HAMILTON, Mont. (AP) — Growing up on the rolling plains of South Dakota, Dave Lucas dreamed of a life spent roaming the wilds of the Rocky Mountains.
When he retires from the Bitterroot National Forest later this year, Lucas will know that he's one of the lucky ones who had a chance to live out their dreams.
For the past 30 years, Lucas has guided his government mule pack string through some of the most rugged wilderness that remains in the lower 48 states.
His days often started before first light and ended long after everyone else had gone home.
On an average year, he'd spend more than 50 days on the trail packing about 350 mule loads of gear ranging from camp supplies for trail crews to lumber and gravel. In 2013, his string packed more than 50,000 pounds of freight over 1,000 miles of trail.
"The thing is you'd never hear about all the obstacles faced along the way," said his longtime supervisor Deb Gale. "He had near misses or his animals might get hurt along the way, but he just took care of it. He's not a whiner or a big visitor. Dave is just one of those guys who are self-sufficient and self-reliant who you can always count on to put in a hard 10- or 12-hour day without being any trouble at all."
Lucas is part of a disappearing breed who proudly call themselves government packers.
"Our HR department doesn't even understand what that is anymore," Gale said. "When you say you need an animal packer, they just don't get it. There are so few of them left."
In places where large expanses of wilderness have been set aside, the primitive skills that a good mule packer offers are invaluable.
"In wilderness areas like the Bob Marshal or the Selway-Bitterroot, it's hard to even imagine getting the work done that needs to be accomplished without a stock program," Gale said. "Can you even imagine carrying all that weight on a person's back?"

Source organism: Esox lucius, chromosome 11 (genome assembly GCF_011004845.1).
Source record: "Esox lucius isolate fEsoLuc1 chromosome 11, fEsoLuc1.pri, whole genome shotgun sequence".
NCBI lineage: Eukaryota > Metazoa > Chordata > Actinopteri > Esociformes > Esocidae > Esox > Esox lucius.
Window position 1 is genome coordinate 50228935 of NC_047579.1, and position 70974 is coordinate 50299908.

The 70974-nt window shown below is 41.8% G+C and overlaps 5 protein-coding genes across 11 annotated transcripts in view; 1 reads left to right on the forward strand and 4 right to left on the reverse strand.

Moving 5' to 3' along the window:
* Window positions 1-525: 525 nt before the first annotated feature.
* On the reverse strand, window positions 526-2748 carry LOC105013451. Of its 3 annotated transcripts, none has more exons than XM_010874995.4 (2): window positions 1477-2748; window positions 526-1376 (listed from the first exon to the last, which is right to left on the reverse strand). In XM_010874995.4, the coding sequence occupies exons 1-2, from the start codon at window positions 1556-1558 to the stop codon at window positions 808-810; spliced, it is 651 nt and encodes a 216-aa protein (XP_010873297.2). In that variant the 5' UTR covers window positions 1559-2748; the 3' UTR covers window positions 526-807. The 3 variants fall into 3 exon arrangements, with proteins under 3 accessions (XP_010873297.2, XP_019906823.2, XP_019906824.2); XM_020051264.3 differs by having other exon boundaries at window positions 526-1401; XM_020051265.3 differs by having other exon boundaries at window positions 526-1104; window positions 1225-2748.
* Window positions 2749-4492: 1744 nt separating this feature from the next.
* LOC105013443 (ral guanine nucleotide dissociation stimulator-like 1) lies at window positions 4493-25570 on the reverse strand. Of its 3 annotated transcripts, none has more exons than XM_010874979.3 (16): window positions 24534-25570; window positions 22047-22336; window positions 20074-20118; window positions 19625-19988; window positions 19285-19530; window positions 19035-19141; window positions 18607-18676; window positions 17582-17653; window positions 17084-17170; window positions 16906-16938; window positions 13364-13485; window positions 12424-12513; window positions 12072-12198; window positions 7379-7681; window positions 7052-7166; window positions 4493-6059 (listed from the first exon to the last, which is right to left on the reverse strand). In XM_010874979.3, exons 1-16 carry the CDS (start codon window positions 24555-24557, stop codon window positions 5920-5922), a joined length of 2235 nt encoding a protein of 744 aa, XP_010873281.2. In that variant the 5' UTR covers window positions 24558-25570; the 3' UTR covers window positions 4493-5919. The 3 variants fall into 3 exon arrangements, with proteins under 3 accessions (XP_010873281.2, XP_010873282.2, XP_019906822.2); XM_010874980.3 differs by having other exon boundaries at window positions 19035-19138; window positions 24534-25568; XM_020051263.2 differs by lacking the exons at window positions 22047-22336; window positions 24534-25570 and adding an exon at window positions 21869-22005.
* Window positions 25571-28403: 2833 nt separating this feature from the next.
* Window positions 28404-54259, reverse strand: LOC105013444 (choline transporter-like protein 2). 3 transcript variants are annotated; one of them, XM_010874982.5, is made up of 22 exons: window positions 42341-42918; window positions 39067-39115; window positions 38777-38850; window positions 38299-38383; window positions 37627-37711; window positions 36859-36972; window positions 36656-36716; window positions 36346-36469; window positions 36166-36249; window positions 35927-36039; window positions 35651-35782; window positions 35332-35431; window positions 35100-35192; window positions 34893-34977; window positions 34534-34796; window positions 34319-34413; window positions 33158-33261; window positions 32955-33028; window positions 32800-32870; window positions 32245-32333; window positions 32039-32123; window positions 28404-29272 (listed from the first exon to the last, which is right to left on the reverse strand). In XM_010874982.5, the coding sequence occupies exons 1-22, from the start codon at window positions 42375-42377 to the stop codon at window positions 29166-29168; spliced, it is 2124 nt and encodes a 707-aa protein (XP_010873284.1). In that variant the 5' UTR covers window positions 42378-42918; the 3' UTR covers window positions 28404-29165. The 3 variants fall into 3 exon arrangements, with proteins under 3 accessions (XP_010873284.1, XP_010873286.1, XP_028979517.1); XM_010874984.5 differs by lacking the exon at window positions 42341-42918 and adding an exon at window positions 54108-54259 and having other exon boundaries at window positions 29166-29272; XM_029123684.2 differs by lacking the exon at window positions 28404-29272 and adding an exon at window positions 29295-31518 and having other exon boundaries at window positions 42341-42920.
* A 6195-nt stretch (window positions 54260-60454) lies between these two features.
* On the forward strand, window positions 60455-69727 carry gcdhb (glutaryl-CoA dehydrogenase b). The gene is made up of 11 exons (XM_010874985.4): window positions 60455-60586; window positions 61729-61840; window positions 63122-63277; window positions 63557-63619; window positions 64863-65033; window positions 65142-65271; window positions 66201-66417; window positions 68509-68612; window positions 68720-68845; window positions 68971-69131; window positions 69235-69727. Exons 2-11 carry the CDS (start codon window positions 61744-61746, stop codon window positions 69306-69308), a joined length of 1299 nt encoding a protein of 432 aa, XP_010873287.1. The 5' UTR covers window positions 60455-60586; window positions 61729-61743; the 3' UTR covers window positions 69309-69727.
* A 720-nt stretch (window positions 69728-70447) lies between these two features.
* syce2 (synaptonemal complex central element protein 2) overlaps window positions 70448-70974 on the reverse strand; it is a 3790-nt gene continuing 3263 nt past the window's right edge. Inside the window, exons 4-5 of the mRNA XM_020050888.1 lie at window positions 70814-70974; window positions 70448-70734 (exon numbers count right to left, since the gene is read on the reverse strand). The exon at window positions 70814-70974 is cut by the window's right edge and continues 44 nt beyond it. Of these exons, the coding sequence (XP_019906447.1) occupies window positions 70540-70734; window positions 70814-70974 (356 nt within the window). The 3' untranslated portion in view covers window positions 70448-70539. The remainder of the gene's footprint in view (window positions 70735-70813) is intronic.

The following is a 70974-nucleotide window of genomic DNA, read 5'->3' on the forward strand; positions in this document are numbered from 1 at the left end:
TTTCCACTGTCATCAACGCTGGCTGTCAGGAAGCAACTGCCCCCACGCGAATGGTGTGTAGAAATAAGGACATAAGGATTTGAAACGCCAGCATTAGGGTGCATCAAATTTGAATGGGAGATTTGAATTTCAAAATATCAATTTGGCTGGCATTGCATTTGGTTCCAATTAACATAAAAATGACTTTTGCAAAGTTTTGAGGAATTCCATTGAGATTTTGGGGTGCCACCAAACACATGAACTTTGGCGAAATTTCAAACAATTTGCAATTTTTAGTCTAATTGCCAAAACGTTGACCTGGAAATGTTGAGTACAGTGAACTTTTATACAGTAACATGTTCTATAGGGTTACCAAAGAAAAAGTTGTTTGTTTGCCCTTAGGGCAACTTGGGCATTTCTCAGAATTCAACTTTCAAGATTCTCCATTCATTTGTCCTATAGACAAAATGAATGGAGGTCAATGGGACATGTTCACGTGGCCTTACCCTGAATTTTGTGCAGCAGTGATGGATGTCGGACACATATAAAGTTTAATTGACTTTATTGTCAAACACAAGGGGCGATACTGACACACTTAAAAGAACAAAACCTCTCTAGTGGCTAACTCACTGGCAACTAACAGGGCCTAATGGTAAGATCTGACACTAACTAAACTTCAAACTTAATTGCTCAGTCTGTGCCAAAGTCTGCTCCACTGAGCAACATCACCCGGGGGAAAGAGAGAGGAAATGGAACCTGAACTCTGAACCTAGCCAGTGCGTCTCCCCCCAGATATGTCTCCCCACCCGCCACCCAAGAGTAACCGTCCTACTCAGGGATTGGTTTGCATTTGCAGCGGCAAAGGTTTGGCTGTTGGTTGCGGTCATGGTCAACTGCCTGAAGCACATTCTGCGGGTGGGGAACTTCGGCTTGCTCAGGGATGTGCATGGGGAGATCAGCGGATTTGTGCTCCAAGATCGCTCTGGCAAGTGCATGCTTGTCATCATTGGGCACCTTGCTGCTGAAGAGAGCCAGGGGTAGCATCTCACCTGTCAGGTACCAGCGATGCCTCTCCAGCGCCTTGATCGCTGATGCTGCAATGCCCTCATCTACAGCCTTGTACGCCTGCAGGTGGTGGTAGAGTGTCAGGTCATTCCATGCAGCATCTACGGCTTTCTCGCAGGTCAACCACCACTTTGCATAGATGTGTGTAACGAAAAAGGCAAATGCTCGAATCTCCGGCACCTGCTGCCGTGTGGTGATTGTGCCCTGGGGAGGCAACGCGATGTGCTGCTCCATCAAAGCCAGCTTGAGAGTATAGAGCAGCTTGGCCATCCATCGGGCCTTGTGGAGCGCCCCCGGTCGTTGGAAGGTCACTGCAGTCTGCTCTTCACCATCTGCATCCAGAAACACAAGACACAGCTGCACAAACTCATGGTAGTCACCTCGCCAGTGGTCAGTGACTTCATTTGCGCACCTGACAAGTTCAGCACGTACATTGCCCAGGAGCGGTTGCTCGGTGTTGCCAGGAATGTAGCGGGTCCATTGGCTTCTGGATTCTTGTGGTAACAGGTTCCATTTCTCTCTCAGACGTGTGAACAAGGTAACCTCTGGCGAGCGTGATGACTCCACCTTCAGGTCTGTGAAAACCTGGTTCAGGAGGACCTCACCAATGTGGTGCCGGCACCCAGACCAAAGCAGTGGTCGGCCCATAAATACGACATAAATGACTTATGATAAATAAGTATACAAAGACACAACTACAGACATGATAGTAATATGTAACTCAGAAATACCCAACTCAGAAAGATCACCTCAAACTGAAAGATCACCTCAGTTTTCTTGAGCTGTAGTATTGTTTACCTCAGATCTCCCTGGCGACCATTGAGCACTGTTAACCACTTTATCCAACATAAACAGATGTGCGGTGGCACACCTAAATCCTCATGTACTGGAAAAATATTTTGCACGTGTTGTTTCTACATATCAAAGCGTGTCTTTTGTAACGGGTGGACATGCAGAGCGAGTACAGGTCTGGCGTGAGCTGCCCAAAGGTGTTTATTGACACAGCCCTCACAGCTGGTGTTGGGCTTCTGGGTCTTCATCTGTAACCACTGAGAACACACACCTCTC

"Dave has all those packing skills. He knows how to transport any kind of material, from stoves to gravel to lumber to hay and feed. He's even helped move telephone poles out of the wilderness."
Being successful as a government packer requires much more than that.
"He's an incredible irrigator who keeps our fields green through the summers. He's an amazing trails person who came into this job doing trails work. He can drive any kind of vehicle fully loaded over the worst roads imaginable. And he's an incredible leather worker who has saved us thousands of dollars over the years repairing tack."
Beyond all that, Gale said she most appreciates the kindness that Lucas shows to his stock.
"People aren't always that kind to the stock," she said. "That's hard for me to see. Dave knows how to get the work out of them while treating them with kindness. They are like a little family, which is neat to see. It's like they know that when dad is ready to go, they're ready too."
"He's just a kind heart," Gale said. "He's one of the good ones."
Lucas moved west in the fall of 1978 with the idea that he was going to become an outfitter and spend a life in the mountains. His life took a parallel path that spring when a Forest Service employee spotted him pounding nails into a new roof at the West Fork Lodge and asked if he was looking for a job.
He said yes.
The first two years on the Bitterroot National Forest were spent working on trail crews.
"I got a packing job the next year," Lucas said. "That's how it was back in those days."
Back then, there were several other old-timers working as packers who helped Lucas learn the ropes.
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